Revamping lesson plans to be more flexible and engaging for language learners
The complexities of language education demand that teachers have the flexibility to be able to adapt their plans during lessons in order to meet the needs of their students. Yet teachers are trained to meticulously prepare lesson plans and numerous activities to keep their students engaged. This can lead to teachers feeling locked into the plan they spent time preparing. The Unplanned Lesson suggests a new paradigm for how to prepare for and conduct language lessons based on curating what the authors term “structures.” By focusing on structures that are flexible, evolvable, repeatable, and memorable, teachers can reduce the amount of time they spend planning and increase the amount of time students are engaged in deliberate practice. Designed to integrate with any syllabus or textbook, The Unplanned Lesson approach aims to allow teachers to transform their classrooms by giving them more time to focus on supporting their students’ learning.
Ian Roth is an Assistant Professor at Meijo University and a Lecturer at the Center for Advanced Education in Entrepreneurship and Innovation, Osaka Metropolitan University.
Paul Wicking is a Professor in the Faculty of Foreign Studies, Meijo University.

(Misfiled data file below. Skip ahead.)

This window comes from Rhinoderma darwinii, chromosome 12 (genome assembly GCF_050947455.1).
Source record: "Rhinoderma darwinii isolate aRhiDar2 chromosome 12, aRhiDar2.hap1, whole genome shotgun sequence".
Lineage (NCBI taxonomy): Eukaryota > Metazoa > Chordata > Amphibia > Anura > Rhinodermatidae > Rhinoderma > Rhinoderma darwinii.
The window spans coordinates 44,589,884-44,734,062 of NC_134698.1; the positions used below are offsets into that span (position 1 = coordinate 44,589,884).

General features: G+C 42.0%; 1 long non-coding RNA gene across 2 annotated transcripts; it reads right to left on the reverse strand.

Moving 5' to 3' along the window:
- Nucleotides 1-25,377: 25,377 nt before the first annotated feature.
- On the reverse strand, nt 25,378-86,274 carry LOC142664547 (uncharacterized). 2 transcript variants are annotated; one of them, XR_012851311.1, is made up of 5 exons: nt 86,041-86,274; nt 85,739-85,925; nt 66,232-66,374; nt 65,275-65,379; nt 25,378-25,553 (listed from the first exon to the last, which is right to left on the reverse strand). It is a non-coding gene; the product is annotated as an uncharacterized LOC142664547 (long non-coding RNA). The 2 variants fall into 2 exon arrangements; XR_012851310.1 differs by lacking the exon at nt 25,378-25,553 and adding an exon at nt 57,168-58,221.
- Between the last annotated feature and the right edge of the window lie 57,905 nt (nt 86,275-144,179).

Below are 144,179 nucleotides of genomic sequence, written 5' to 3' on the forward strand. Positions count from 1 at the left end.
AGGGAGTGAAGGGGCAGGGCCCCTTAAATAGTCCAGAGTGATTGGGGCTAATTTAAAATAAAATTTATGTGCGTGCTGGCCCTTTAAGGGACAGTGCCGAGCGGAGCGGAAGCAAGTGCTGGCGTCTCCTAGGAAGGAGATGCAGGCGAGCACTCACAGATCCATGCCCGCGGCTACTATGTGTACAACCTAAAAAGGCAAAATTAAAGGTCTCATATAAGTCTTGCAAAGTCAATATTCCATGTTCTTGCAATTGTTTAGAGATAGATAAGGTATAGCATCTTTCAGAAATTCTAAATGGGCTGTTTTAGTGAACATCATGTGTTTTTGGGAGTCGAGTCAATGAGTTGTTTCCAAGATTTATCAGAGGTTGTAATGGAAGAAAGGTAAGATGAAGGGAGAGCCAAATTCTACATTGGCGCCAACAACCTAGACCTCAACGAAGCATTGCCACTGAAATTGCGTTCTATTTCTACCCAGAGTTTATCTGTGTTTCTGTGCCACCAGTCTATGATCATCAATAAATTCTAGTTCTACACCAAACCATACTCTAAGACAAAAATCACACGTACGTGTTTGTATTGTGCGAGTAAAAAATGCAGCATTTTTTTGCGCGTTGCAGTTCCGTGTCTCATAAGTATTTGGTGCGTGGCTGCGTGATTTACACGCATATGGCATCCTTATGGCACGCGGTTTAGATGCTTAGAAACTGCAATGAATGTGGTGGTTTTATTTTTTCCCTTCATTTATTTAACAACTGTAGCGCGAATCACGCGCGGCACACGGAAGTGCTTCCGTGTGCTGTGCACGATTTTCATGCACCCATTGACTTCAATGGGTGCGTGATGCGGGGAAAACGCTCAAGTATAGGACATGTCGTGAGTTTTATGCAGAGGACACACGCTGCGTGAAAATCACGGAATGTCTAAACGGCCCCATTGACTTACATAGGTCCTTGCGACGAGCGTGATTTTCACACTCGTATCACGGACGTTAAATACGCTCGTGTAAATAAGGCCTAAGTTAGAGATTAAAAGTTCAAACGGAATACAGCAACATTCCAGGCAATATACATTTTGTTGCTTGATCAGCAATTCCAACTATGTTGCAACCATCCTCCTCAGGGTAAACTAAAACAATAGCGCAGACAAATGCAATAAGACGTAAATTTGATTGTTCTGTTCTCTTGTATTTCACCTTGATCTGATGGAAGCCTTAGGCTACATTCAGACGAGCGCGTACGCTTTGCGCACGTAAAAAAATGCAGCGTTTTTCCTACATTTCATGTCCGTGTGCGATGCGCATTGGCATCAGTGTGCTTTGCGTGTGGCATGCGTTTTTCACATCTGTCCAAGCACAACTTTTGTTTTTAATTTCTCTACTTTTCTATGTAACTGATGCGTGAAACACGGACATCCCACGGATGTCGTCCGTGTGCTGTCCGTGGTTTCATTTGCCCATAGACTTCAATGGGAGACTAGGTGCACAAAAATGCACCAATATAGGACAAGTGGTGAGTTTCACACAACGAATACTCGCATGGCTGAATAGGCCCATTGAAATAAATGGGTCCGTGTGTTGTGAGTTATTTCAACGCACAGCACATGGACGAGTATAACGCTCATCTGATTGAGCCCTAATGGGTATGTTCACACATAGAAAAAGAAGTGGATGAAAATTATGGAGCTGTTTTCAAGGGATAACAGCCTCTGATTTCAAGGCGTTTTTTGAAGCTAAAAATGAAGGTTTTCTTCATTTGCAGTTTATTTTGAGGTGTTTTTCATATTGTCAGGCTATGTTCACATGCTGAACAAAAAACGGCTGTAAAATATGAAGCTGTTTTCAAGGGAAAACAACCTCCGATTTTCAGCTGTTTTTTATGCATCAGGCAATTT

“The Unplanned Lesson helps new and seasoned teachers consider novel ways to approach our teaching, drawing upon education and other fields with practical suggestions. Central to this teacher resource is the authors’ catalogue of 50 structures, complete with visuals, that can be used in myriad ways to enhance interaction in language classes. Yet first read the foundational background, which allows readers to implement the structures in creative and thoughtful ways. Highly recommended!”- Michael Lessard-Clouston, Biola University
“This delightfully liberating book is not proposing that teachers be unprepared but rather deeply prepared with relevant backups, options, and frameworks. We need to be able to adjust to the moments of changing conditions in students, environments, subjects, and the self with relevant spontaneity; even improvising to fit the changes of a normally complex life and classroom, without having to stick to an overly rigid plan that we feel is not working.”- Tim Murphey, PhD, semi-retired Freelance Educator with 15 years of experience in Europe and 30 in Asia